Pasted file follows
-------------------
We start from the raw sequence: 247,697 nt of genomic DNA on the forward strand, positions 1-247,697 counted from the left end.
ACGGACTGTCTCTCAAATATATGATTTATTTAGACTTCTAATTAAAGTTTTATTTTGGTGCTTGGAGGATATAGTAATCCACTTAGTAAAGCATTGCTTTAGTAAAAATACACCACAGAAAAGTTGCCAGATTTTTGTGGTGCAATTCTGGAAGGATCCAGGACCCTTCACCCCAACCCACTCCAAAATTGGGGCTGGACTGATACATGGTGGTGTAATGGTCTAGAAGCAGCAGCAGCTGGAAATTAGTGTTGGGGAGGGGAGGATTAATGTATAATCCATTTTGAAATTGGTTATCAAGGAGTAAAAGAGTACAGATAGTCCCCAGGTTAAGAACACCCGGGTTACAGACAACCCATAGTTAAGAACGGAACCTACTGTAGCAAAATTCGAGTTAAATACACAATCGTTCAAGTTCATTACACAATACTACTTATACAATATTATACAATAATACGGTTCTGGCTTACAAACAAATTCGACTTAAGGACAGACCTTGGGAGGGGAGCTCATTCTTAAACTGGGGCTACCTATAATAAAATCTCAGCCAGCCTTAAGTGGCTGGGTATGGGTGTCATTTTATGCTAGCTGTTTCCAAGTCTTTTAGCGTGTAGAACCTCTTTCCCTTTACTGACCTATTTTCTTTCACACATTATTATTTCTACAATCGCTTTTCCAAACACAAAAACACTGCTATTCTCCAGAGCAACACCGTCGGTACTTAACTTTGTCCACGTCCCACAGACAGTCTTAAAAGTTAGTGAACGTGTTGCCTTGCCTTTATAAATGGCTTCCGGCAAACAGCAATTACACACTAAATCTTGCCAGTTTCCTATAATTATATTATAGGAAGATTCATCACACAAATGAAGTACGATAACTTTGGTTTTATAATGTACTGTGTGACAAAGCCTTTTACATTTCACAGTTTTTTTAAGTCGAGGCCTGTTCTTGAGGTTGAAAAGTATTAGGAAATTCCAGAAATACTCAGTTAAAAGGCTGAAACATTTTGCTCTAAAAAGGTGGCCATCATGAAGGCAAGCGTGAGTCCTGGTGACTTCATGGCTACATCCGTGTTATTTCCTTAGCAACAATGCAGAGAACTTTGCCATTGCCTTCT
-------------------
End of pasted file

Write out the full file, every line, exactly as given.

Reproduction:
We start from the raw sequence: 247,697 nt of genomic DNA on the forward strand, positions 1-247,697 counted from the left end.
ACGGACTGTCTCTCAAATATATGATTTATTTAGACTTCTAATTAAAGTTTTATTTTGGTGCTTGGAGGATATAGTAATCCACTTAGTAAAGCATTGCTTTAGTAAAAATACACCACAGAAAAGTTGCCAGATTTTTGTGGTGCAATTCTGGAAGGATCCAGGACCCTTCACCCCAACCCACTCCAAAATTGGGGCTGGACTGATACATGGTGGTGTAATGGTCTAGAAGCAGCAGCAGCTGGAAATTAGTGTTGGGGAGGGGAGGATTAATGTATAATCCATTTTGAAATTGGTTATCAAGGAGTAAAAGAGTACAGATAGTCCCCAGGTTAAGAACACCCGGGTTACAGACAACCCATAGTTAAGAACGGAACCTACTGTAGCAAAATTCGAGTTAAATACACAATCGTTCAAGTTCATTACACAATACTACTTATACAATATTATACAATAATACGGTTCTGGCTTACAAACAAATTCGACTTAAGGACAGACCTTGGGAGGGGAGCTCATTCTTAAACTGGGGCTACCTATAATAAAATCTCAGCCAGCCTTAAGTGGCTGGGTATGGGTGTCATTTTATGCTAGCTGTTTCCAAGTCTTTTAGCGTGTAGAACCTCTTTCCCTTTACTGACCTATTTTCTTTCACACATTATTATTTCTACAATCGCTTTTCCAAACACAAAAACACTGCTATTCTCCAGAGCAACACCGTCGGTACTTAACTTTGTCCACGTCCCACAGACAGTCTTAAAAGTTAGTGAACGTGTTGCCTTGCCTTTATAAATGGCTTCCGGCAAACAGCAATTACACACTAAATCTTGCCAGTTTCCTATAATTATATTATAGGAAGATTCATCACACAAATGAAGTACGATAACTTTGGTTTTATAATGTACTGTGTGACAAAGCCTTTTACATTTCACAGTTTTTTTAAGTCGAGGCCTGTTCTTGAGGTTGAAAAGTATTAGGAAATTCCAGAAATACTCAGTTAAAAGGCTGAAACATTTTGCTCTAAAAAGGTGGCCATCATGAAGGCAAGCGTGAGTCCTGGTGACTTCATGGCTACATCCGTGTTATTTCCTTAGCAACAATGCAGAGAACTTTGCCATTGCCTTCT